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I am living in Poland at the moment which has put a stop to my soapmaking for a while due to translation problems and lack of equipment but now I have a good set of scales(a birthday present from the other half) and should start up soon.
I just have a problem finding the right ingredients.
Coconut oil so far has proved difficult and I don't want to order from the uk as the shipping will be terrible. Can I use castor oil - I might be able to find it a bit more easily. Is it a good substitute to increase the lather in a olive oil based soap? How would it effect it?
I generally have quite a few problems finding ingredients- are there any substitutes for things like goats milk? or beeswax?
I am just wanting to create a standard recipe for bath soap so I can play with some essential oil mixes for men(which is a whole new problem for me - I don't have a clue!)
Thanks.
Nick
 

IrishLass

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Hi Nick!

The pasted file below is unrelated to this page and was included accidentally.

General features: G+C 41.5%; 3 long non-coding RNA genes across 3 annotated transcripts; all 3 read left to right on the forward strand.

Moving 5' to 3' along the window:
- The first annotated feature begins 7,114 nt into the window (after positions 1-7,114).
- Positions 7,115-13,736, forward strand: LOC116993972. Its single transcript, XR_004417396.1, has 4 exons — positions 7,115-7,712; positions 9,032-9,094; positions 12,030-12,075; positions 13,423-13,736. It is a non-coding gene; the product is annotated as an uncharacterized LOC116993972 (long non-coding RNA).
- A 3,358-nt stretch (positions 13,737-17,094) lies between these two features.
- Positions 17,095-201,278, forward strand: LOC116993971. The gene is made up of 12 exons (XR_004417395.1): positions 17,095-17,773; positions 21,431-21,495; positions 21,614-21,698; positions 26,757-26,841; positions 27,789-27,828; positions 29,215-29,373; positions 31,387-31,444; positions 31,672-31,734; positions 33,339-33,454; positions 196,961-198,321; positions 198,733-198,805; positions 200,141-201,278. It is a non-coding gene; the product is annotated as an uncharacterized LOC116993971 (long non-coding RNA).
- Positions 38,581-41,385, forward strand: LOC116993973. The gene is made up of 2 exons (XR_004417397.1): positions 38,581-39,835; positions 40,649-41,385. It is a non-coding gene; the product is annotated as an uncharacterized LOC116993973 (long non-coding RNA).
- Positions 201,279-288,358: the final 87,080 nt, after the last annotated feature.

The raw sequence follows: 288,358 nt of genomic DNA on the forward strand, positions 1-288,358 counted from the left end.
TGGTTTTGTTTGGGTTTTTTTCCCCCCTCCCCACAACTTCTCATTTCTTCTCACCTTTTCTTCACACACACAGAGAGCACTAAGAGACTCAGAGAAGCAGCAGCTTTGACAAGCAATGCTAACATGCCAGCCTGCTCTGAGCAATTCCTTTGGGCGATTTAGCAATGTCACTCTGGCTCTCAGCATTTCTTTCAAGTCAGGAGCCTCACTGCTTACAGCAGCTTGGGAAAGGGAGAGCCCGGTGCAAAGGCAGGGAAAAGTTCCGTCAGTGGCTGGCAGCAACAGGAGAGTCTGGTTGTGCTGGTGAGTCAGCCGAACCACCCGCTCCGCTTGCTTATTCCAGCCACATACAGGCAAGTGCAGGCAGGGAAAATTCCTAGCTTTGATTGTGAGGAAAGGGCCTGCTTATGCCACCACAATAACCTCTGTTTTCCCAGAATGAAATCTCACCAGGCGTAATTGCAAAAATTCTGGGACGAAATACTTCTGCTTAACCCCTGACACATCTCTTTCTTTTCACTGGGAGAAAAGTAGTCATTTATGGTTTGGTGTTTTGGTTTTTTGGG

I know of many people who make a great Castile using 90% olive oil and 10% castor oil. While castor is a very poor substitute for coconut, it does add a little bit of extra lather to a mostly olive oil soap. It won't be super-bubbly, mind you, but it will make it slightly more bubbly than it would normally be.

A much better substitute for coconut oil is palm kernel oil (not to be confused with palm oil, for they have different soaping properties); and also babassu oil. All of those can be subsituted for coconut oil 1:1.

For fresh goats milk you can substitute with powdered goats milk (reconstituted with some of your soaping water), canned goats milk, or coconut milk (canned or dry) or even cow's milk. I personally have had no luck with cow's milk, but I know of others who have. My cow's milk soap always end up smelling cheesy to me for some reason. :(

I'm not sure of a substitute for beeswax since I've never used it in soap.

If you want, I'll be more than happy to help you forrmulate a good, basic soap recipe to get you started if you let me know what oils or fats you have on hand. You'd be amazed at what wonderful soap you can create with just a few common oils. :)


IrishLass
 

digit

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I have often seen the more experienced soapers say that after playing with the expensive exotic oils, they go back to the simpler 3-4 oil soaps because the soaps are wonderful.

IrishLass makes beautiful soaps and I have no doubt they just as wonderful to use. Take her up on her offer and soon you will be making dreamy soaps. :D

A great place for EO combinations is: http://www.rainbowmeadow.com/infocenter ... select.php